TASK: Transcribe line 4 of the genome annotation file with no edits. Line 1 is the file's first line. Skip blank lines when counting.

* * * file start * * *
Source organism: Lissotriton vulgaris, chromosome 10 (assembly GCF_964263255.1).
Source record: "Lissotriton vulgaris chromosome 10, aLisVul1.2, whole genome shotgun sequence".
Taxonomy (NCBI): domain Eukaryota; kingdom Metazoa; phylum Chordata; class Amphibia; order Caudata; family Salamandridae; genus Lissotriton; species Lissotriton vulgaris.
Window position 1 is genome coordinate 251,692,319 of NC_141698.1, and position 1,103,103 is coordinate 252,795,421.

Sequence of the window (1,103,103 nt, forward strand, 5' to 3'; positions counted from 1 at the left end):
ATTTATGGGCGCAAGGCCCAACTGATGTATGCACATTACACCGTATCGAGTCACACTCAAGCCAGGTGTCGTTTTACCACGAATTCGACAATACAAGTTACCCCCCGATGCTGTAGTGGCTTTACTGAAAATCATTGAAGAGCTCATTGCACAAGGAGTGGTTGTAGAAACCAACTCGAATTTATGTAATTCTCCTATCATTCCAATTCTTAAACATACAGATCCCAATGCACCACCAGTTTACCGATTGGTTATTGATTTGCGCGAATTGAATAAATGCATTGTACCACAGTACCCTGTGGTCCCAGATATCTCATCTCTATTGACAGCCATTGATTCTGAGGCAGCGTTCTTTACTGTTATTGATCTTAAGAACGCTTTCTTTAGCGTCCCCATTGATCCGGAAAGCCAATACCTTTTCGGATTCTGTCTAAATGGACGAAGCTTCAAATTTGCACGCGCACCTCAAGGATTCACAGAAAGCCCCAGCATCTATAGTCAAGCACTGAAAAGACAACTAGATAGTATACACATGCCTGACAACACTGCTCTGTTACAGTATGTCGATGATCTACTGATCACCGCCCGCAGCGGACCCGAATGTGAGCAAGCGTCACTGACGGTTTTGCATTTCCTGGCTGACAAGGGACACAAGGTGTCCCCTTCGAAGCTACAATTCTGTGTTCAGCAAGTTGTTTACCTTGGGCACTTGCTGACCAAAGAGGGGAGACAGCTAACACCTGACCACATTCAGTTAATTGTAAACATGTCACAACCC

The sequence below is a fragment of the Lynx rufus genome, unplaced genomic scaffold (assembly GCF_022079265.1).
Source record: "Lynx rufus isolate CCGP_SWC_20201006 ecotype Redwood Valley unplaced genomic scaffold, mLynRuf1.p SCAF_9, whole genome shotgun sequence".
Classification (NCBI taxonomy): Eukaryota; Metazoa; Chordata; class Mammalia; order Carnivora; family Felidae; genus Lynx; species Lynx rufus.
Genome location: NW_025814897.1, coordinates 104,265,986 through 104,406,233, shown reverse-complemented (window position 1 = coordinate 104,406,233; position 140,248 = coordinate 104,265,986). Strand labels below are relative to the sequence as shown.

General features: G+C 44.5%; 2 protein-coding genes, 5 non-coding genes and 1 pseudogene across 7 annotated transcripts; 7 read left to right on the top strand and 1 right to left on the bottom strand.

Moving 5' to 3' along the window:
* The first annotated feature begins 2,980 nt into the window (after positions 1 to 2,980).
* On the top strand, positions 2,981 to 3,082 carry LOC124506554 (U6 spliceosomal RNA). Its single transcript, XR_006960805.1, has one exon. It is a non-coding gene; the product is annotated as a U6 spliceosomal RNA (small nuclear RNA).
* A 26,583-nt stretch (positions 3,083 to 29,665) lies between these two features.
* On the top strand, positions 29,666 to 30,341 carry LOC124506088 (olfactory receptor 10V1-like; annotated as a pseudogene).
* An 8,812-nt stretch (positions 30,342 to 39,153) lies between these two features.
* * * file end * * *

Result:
Window position 1 is genome coordinate 251,692,319 of NC_141698.1, and position 1,103,103 is coordinate 252,795,421.